1 ½ cup of milk
1 teaspoon of salt

what you need to do:
1. cook shallots until translucent in olive oil on medium heat.
2. add Jerusalem artichokes and continue cooking until they are tender
3.  place cheese and parsley in greased pie dish
4.  wisk together eggs, milk, flour, melted butter, and salt
5.  pour egg mixture over cheese and parsley
6.  carefully place full dish in oven and cook for 35 minutes until light brown and fluffy.

***I am starting to list transmutable photo cards in our shop as I make them...100% of the sale price goes to the Faith Hope Love Infant Rescue in Port-au-Prince, Haiti***


  1. yum! what a beautiful way of sharing a basic, quick food! i love quiche (or "impossible pie" as we call it, with the crust mixed and baked in) as a portable "one-pan" meal. perfect for breakfast, lunch, or dinner!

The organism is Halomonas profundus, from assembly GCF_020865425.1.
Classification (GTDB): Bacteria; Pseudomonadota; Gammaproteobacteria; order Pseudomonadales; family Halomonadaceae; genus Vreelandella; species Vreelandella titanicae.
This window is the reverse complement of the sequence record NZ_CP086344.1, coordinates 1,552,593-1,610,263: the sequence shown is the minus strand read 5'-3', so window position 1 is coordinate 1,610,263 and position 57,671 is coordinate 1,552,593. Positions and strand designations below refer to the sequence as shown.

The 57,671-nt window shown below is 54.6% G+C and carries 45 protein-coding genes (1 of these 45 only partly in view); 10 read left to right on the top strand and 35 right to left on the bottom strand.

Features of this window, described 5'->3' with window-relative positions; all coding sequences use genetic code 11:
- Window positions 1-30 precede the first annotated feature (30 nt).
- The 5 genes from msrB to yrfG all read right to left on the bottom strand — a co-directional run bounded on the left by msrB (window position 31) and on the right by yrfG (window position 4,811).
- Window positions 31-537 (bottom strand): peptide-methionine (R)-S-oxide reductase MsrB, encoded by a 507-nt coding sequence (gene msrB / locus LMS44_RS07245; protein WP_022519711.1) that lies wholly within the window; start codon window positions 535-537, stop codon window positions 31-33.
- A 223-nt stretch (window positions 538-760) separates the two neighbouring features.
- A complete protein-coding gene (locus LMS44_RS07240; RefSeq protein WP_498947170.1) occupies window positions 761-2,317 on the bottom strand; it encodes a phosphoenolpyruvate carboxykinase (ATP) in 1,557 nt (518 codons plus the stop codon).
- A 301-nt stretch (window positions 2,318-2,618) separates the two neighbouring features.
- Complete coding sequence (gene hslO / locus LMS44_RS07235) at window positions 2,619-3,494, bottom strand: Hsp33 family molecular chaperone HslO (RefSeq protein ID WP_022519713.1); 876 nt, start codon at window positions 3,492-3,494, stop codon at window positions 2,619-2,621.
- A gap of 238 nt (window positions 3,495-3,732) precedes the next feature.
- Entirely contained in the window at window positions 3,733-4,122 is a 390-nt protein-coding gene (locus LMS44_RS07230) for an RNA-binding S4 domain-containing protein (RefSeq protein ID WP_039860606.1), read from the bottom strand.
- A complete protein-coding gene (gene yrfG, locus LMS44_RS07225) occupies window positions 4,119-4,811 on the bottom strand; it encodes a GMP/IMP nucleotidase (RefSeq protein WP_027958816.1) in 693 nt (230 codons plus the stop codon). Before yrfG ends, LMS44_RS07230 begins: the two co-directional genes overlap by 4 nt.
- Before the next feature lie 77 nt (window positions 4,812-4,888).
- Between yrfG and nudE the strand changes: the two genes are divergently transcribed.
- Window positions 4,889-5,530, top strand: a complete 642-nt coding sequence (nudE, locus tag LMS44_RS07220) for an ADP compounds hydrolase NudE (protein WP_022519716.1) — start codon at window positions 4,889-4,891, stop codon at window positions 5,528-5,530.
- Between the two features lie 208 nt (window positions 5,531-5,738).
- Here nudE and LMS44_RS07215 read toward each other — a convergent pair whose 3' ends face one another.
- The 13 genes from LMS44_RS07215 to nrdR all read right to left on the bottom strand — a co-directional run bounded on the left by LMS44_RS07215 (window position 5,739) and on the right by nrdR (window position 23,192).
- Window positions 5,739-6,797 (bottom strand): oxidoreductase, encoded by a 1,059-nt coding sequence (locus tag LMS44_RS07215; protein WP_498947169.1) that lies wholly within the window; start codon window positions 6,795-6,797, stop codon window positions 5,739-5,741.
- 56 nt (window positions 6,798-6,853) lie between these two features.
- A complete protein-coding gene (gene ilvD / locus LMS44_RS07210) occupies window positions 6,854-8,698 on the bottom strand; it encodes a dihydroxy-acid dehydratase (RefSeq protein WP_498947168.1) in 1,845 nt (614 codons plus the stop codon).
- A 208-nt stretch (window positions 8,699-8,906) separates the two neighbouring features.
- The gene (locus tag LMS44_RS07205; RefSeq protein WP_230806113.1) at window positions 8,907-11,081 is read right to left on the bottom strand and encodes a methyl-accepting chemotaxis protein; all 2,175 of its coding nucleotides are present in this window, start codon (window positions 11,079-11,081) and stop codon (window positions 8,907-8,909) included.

2. eating locally does feel and taste good doesn't it? even easier than quiche is always my go to quick dinner; scrambled eggs.

  3. When you know the story behind the food you eat, and can connect with the producer, everything taste better. I enjoyed reading this recipe while learning about some of the people who grow your food.

  4. I absolutely love quiche--I'm going to give your recipe a whirl!

  5. Okay, now I am craving quiche! Looks yummy:-)

  6. Elizabeth, I just went to the link you listed and it is heartbreaking to see little ones so sick... a blessing to have this organization in place. I would like to hear more about it, is this someone you know? Are they accepting donations of any kind? Thank you for sharing your art with us in this name of love.

  7. This looks very very good and amazing how local you kept it. Where do you store your onions/ shallots? I can't believe that you got them last summer! Also, you have a year round farmer's market? You are just SO lucky!